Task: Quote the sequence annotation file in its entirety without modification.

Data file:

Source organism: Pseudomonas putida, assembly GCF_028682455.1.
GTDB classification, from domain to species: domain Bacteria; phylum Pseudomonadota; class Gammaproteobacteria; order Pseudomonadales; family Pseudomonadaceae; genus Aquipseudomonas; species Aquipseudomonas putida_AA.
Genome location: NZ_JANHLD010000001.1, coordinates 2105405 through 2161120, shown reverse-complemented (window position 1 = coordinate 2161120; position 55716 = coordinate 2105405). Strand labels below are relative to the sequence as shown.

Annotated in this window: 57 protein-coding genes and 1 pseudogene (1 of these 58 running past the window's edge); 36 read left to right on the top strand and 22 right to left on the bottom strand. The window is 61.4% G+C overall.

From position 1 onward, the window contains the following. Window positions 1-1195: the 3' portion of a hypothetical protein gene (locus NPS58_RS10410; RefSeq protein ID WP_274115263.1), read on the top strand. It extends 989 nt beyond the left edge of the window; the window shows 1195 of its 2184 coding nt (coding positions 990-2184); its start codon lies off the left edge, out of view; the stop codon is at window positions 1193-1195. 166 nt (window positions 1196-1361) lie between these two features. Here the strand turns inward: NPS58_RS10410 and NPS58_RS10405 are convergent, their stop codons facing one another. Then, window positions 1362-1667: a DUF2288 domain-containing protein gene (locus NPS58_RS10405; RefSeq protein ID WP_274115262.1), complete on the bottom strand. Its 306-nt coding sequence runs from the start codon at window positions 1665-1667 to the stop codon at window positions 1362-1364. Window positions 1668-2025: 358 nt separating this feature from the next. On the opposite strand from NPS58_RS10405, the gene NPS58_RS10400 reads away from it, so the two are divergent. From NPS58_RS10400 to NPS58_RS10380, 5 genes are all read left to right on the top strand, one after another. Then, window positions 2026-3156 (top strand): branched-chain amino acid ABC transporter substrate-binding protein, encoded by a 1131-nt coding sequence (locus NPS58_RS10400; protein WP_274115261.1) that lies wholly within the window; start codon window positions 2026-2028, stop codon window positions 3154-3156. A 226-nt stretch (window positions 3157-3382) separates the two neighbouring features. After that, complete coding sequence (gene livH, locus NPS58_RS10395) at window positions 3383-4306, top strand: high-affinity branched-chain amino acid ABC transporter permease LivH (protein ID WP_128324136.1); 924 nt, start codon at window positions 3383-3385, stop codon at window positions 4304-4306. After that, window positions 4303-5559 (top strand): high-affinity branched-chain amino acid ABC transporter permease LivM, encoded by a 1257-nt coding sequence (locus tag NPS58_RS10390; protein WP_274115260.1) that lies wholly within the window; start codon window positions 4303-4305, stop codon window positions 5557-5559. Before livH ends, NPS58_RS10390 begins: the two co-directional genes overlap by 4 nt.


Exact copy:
Source organism: Pseudomonas putida, assembly GCF_028682455.1.
GTDB classification, from domain to species: domain Bacteria; phylum Pseudomonadota; class Gammaproteobacteria; order Pseudomonadales; family Pseudomonadaceae; genus Aquipseudomonas; species Aquipseudomonas putida_AA.
Genome location: NZ_JANHLD010000001.1, coordinates 2105405 through 2161120, shown reverse-complemented (window position 1 = coordinate 2161120; position 55716 = coordinate 2105405). Strand labels below are relative to the sequence as shown.

Annotated in this window: 57 protein-coding genes and 1 pseudogene (1 of these 58 running past the window's edge); 36 read left to right on the top strand and 22 right to left on the bottom strand. The window is 61.4% G+C overall.

From position 1 onward, the window contains the following. Window positions 1-1195: the 3' portion of a hypothetical protein gene (locus NPS58_RS10410; RefSeq protein ID WP_274115263.1), read on the top strand. It extends 989 nt beyond the left edge of the window; the window shows 1195 of its 2184 coding nt (coding positions 990-2184); its start codon lies off the left edge, out of view; the stop codon is at window positions 1193-1195. 166 nt (window positions 1196-1361) lie between these two features. Here the strand turns inward: NPS58_RS10410 and NPS58_RS10405 are convergent, their stop codons facing one another. Then, window positions 1362-1667: a DUF2288 domain-containing protein gene (locus NPS58_RS10405; RefSeq protein ID WP_274115262.1), complete on the bottom strand. Its 306-nt coding sequence runs from the start codon at window positions 1665-1667 to the stop codon at window positions 1362-1364. Window positions 1668-2025: 358 nt separating this feature from the next. On the opposite strand from NPS58_RS10405, the gene NPS58_RS10400 reads away from it, so the two are divergent. From NPS58_RS10400 to NPS58_RS10380, 5 genes are all read left to right on the top strand, one after another. Then, window positions 2026-3156 (top strand): branched-chain amino acid ABC transporter substrate-binding protein, encoded by a 1131-nt coding sequence (locus NPS58_RS10400; protein WP_274115261.1) that lies wholly within the window; start codon window positions 2026-2028, stop codon window positions 3154-3156. A 226-nt stretch (window positions 3157-3382) separates the two neighbouring features. After that, complete coding sequence (gene livH, locus NPS58_RS10395) at window positions 3383-4306, top strand: high-affinity branched-chain amino acid ABC transporter permease LivH (protein ID WP_128324136.1); 924 nt, start codon at window positions 3383-3385, stop codon at window positions 4304-4306. After that, window positions 4303-5559 (top strand): high-affinity branched-chain amino acid ABC transporter permease LivM, encoded by a 1257-nt coding sequence (locus tag NPS58_RS10390; protein WP_274115260.1) that lies wholly within the window; start codon window positions 4303-4305, stop codon window positions 5557-5559. Before livH ends, NPS58_RS10390 begins: the two co-directional genes overlap by 4 nt.